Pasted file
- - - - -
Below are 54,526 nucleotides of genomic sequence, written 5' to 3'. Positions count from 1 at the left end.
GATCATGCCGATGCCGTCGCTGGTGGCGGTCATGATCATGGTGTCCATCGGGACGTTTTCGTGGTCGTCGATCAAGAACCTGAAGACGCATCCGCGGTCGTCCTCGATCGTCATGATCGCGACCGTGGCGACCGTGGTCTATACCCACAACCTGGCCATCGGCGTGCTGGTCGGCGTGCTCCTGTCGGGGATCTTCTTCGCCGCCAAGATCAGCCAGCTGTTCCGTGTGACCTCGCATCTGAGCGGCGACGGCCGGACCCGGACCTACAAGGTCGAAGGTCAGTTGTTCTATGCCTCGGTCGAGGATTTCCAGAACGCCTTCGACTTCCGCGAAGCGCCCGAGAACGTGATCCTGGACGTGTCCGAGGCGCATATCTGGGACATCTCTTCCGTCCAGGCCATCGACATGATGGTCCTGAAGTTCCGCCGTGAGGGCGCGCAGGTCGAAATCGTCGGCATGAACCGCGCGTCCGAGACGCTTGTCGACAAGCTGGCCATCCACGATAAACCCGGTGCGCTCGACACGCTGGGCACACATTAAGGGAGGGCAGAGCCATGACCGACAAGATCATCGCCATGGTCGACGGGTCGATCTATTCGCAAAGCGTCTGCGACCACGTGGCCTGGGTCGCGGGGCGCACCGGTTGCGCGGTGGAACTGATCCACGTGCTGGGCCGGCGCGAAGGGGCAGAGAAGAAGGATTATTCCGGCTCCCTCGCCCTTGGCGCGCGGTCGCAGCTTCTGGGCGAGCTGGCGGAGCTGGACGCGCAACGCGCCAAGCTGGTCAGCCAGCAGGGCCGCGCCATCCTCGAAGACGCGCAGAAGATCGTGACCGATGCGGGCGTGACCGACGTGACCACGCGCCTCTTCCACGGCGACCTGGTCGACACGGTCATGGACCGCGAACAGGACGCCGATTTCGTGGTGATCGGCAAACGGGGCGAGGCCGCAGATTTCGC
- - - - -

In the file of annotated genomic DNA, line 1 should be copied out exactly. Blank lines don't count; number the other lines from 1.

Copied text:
Below are 54,526 nucleotides of genomic sequence, written 5' to 3'. Positions count from 1 at the left end.